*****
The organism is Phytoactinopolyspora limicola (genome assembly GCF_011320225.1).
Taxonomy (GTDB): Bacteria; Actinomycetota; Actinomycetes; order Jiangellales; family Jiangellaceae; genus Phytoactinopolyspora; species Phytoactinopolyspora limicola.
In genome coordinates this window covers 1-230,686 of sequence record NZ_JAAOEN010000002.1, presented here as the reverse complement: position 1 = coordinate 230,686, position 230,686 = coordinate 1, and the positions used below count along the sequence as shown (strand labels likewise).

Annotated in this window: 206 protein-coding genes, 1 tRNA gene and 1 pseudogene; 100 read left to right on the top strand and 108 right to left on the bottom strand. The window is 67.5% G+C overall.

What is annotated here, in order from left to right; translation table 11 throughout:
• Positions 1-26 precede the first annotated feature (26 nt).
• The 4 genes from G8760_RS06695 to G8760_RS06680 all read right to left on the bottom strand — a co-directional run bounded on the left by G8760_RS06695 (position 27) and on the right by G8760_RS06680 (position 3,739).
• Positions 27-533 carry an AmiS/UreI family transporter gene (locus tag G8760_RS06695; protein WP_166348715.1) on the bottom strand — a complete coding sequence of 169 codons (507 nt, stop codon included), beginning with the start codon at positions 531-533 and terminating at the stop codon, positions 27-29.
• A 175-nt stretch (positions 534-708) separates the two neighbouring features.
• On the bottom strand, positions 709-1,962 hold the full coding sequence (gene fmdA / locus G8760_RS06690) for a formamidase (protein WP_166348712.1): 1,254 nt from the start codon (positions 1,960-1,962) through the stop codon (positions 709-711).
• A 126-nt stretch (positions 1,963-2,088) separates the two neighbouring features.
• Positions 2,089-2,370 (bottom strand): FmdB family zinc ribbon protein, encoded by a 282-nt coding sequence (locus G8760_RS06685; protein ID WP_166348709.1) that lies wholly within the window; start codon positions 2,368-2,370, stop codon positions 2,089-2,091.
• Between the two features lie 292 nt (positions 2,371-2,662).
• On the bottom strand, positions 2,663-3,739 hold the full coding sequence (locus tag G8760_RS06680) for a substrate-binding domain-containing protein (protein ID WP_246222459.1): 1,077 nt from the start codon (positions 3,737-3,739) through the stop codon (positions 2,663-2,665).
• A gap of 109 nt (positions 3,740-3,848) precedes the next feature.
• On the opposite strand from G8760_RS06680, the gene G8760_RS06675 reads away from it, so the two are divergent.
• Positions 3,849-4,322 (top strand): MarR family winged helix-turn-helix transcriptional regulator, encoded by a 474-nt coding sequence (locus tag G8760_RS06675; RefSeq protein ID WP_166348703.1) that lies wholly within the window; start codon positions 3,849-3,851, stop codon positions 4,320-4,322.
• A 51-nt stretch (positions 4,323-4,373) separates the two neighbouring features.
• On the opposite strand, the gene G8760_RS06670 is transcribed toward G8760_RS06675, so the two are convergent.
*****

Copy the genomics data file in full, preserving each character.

The organism is Phytoactinopolyspora limicola (genome assembly GCF_011320225.1).
Taxonomy (GTDB): Bacteria; Actinomycetota; Actinomycetes; order Jiangellales; family Jiangellaceae; genus Phytoactinopolyspora; species Phytoactinopolyspora limicola.
In genome coordinates this window covers 1-230,686 of sequence record NZ_JAAOEN010000002.1, presented here as the reverse complement: position 1 = coordinate 230,686, position 230,686 = coordinate 1, and the positions used below count along the sequence as shown (strand labels likewise).

Annotated in this window: 206 protein-coding genes, 1 tRNA gene and 1 pseudogene; 100 read left to right on the top strand and 108 right to left on the bottom strand. The window is 67.5% G+C overall.

What is annotated here, in order from left to right; translation table 11 throughout:
• Positions 1-26 precede the first annotated feature (26 nt).
• The 4 genes from G8760_RS06695 to G8760_RS06680 all read right to left on the bottom strand — a co-directional run bounded on the left by G8760_RS06695 (position 27) and on the right by G8760_RS06680 (position 3,739).
• Positions 27-533 carry an AmiS/UreI family transporter gene (locus tag G8760_RS06695; protein WP_166348715.1) on the bottom strand — a complete coding sequence of 169 codons (507 nt, stop codon included), beginning with the start codon at positions 531-533 and terminating at the stop codon, positions 27-29.
• A 175-nt stretch (positions 534-708) separates the two neighbouring features.
• On the bottom strand, positions 709-1,962 hold the full coding sequence (gene fmdA / locus G8760_RS06690) for a formamidase (protein WP_166348712.1): 1,254 nt from the start codon (positions 1,960-1,962) through the stop codon (positions 709-711).
• A 126-nt stretch (positions 1,963-2,088) separates the two neighbouring features.
• Positions 2,089-2,370 (bottom strand): FmdB family zinc ribbon protein, encoded by a 282-nt coding sequence (locus G8760_RS06685; protein ID WP_166348709.1) that lies wholly within the window; start codon positions 2,368-2,370, stop codon positions 2,089-2,091.
• Between the two features lie 292 nt (positions 2,371-2,662).
• On the bottom strand, positions 2,663-3,739 hold the full coding sequence (locus tag G8760_RS06680) for a substrate-binding domain-containing protein (protein ID WP_246222459.1): 1,077 nt from the start codon (positions 3,737-3,739) through the stop codon (positions 2,663-2,665).
• A gap of 109 nt (positions 3,740-3,848) precedes the next feature.
• On the opposite strand from G8760_RS06680, the gene G8760_RS06675 reads away from it, so the two are divergent.
• Positions 3,849-4,322 (top strand): MarR family winged helix-turn-helix transcriptional regulator, encoded by a 474-nt coding sequence (locus tag G8760_RS06675; RefSeq protein ID WP_166348703.1) that lies wholly within the window; start codon positions 3,849-3,851, stop codon positions 4,320-4,322.
• A 51-nt stretch (positions 4,323-4,373) separates the two neighbouring features.
• On the opposite strand, the gene G8760_RS06670 is transcribed toward G8760_RS06675, so the two are convergent.